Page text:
Glossary terms for 'T'
|T test (or Student?s t test)||A statistical test used to determine whether the mean value of a continuous variable in one group differs significantly from that in another group. For example, among study participants who were treated with two different antidepressants, a t test could be used to compare the mean depression scores after treatment in the two groups (an unpaired two-sample t test) or the mean change from baseline to after treatment in the two groups (a paired two-sample t test). See also one-sample tests. |
|Target population||A large set of people defined by clinical and demographic characteristics, to which the study investigator wishes to generalize the results of a study. For example, the target population for a study of a new treatment for asthma in children at the investigator?s hospital might be children with asthma throughout the world.|
|Time series design||A within-group study design in which measurements are made before and after each participant (or a whole community) receives an intervention. This design eliminates confounding because each participant serves as his own control. However, within group designs are susceptible to learning affects, regression to the mean, and secular trends. For example, fasting blood glucose levels might be measured among a group of patients with diabetes before starting an exercise program and again after the program has been completed to determine if exercise lowers fasting glucose levels. See also within-group design.|
|Translational research||Research that aims to translate scientific findings to improve health. Translational research may aim to test basic science findings from the laboratory in clinical studies in patients (often called “bench-to-bedside” or “T1 research”) or to apply the findings of clinical studies to improve health in populations (often called “bedside to population” or “T2 research”). For example, a study to determine whether a genetic defect that causes congenital deafness in mice has a similar effect in humans would be a T1 study; a study to determine whether a statewide effort to screen newborns with a test that measures cortical response to sound to detect hearing loss improves school performance would be a T2 study.|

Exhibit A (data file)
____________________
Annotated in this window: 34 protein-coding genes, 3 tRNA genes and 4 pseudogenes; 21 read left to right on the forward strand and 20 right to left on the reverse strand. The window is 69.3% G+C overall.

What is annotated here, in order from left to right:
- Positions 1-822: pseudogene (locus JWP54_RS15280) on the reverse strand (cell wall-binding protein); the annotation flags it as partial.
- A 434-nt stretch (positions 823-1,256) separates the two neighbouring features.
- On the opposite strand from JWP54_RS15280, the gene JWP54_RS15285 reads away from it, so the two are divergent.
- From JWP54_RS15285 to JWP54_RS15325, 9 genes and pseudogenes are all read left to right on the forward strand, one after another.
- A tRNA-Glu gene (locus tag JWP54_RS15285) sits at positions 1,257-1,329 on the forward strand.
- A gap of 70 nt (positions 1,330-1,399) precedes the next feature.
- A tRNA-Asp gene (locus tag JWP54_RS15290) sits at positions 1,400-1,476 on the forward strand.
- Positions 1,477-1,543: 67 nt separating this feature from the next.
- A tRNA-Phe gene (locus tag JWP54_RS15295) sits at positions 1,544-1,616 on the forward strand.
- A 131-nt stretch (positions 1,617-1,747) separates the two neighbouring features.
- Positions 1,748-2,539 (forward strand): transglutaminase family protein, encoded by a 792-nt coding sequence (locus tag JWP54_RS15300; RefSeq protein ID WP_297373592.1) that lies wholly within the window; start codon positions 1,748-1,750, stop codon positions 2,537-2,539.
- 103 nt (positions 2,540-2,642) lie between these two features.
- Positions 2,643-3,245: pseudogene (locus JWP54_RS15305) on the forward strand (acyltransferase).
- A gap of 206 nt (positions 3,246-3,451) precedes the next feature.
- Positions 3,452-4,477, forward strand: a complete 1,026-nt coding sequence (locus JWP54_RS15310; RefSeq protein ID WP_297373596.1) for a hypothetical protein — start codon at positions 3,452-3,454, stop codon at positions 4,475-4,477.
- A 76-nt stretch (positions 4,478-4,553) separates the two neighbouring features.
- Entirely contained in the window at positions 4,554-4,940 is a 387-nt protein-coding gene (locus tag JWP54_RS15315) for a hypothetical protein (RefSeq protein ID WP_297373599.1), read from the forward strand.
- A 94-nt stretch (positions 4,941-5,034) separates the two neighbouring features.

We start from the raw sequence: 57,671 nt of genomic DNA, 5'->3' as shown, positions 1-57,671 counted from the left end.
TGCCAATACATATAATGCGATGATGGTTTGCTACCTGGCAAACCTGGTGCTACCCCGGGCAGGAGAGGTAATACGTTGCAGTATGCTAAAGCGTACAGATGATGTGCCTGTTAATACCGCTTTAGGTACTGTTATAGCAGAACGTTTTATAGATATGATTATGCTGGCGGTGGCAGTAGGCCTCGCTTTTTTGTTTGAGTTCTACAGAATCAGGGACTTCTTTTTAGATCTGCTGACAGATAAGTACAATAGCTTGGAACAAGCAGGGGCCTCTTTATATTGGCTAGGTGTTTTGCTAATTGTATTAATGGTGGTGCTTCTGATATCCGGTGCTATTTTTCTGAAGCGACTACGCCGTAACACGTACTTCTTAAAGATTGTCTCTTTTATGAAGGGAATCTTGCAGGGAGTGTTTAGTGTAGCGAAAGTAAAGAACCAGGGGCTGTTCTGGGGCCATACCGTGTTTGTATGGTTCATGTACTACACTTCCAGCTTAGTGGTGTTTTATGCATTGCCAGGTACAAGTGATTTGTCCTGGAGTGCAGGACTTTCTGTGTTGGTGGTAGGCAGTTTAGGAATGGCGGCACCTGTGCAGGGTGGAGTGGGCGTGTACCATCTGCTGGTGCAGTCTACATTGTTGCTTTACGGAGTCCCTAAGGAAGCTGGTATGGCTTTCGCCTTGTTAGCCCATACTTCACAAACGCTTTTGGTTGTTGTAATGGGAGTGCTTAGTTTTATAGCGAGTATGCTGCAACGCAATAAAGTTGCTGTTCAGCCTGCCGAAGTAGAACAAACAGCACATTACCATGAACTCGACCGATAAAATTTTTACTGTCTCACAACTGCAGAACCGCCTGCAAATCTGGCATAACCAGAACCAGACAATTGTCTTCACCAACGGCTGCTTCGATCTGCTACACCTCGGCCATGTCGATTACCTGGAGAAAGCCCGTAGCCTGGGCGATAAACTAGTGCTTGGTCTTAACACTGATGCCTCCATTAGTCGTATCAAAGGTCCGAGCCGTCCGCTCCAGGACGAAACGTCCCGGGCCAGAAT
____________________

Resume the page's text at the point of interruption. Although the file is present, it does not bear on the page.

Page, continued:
|Type I error||An error in which a null hypothesis that is actually true in the population is rejected because of a statistically significant result in a study. For example, a Type I error occurs if a study of the effects of dietary carotene on the risk of developing colon cancer (with alpha set at 0.05) concludes that carotene reduces the risk of colon cancer (P < 0.05) when there is actually no association. See also false-positive rate. |
|Type II error||An error in which a null hypothesis that is actually false in the population is not rejected by a study (with P < alpha). For example, a Type II error occurs if a study fails to reject the null hypothesis that carotene has no effect on the risk of colon cancer (P > 0.05) when carotene actually does reduce the risk for colon cancer. See also false-negative rate.|
Glossary material from Hulley SB et al. Designing Clinical Research, 4th ed. Philadelphia, Lippincott Williams & Wilkins, 2013.